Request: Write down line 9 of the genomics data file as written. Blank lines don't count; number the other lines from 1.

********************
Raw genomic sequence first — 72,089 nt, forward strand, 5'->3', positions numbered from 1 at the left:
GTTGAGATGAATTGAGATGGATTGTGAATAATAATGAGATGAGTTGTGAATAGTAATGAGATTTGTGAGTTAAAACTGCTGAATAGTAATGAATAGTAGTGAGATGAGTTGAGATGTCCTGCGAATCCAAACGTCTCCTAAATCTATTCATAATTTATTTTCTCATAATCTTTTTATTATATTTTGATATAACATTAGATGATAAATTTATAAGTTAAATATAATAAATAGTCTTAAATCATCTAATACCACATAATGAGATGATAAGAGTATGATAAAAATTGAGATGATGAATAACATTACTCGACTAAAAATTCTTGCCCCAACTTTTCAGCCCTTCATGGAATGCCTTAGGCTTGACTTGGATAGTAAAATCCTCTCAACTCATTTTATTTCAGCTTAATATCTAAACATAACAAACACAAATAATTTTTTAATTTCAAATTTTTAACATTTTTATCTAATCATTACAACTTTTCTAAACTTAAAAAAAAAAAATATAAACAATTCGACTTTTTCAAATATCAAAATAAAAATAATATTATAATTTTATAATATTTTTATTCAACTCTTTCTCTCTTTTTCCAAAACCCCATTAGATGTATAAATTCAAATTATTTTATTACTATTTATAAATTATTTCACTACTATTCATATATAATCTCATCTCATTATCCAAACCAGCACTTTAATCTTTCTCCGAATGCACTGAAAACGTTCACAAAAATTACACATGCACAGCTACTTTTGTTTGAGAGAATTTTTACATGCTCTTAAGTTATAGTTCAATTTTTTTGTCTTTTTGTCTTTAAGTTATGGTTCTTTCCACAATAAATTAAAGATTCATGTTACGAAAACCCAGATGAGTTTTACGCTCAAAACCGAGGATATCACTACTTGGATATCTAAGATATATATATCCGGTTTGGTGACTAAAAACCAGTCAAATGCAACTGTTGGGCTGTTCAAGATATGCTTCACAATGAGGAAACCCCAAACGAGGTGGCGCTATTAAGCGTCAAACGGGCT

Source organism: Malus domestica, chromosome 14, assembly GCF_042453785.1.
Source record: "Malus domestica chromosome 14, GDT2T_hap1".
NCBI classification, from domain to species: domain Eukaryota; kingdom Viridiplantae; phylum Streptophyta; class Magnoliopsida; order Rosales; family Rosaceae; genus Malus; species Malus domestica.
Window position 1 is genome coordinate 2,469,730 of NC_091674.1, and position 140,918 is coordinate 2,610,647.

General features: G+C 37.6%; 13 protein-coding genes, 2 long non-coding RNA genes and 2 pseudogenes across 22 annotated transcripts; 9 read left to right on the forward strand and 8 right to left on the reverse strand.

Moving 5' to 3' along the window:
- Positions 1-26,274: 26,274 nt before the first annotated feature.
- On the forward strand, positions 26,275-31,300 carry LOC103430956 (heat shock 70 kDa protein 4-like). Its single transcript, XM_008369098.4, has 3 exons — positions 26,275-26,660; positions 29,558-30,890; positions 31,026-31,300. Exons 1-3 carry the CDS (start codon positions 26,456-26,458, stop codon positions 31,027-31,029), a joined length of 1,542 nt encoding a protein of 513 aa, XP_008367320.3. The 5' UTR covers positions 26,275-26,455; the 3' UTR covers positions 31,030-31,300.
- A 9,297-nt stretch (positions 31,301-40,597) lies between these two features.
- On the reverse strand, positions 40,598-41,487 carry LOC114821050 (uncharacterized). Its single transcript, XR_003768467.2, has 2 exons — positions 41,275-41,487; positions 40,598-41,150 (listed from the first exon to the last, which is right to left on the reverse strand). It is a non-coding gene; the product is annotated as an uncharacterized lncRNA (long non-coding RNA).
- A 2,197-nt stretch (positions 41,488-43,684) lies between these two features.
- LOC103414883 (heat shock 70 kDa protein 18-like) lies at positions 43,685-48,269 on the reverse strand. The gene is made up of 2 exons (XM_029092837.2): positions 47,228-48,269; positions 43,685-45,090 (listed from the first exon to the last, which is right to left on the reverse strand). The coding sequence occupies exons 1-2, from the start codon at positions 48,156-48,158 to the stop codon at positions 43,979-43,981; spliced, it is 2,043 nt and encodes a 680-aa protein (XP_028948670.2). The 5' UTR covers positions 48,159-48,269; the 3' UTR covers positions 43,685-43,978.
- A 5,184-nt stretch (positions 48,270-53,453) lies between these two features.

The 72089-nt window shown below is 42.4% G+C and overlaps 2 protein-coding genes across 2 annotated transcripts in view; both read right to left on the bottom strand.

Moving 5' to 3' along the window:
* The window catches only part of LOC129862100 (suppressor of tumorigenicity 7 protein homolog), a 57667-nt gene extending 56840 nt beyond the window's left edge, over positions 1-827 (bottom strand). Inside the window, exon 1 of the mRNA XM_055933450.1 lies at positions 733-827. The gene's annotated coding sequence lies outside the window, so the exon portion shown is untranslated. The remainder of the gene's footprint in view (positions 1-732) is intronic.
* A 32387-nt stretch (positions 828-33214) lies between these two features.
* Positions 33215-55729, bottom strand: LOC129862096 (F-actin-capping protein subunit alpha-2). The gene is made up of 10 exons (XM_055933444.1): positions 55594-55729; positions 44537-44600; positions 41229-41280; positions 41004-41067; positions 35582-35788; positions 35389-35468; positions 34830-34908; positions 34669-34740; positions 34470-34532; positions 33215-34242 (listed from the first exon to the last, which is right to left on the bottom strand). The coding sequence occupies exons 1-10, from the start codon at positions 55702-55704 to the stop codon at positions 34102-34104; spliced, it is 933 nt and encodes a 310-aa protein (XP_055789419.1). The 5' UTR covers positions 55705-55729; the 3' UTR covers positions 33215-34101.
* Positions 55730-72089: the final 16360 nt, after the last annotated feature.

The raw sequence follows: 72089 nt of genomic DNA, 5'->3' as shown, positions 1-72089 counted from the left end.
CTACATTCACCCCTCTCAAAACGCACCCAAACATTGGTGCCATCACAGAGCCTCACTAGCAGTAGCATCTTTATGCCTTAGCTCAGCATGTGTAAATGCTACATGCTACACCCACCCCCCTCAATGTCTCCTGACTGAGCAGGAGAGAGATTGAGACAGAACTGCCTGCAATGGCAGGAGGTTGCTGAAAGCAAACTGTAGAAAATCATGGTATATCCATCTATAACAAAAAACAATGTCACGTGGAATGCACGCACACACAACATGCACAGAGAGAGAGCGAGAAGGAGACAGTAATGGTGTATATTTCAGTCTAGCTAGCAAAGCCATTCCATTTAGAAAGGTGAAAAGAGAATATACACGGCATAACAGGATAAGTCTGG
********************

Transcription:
- Positions 1-26,274: 26,274 nt before the first annotated feature.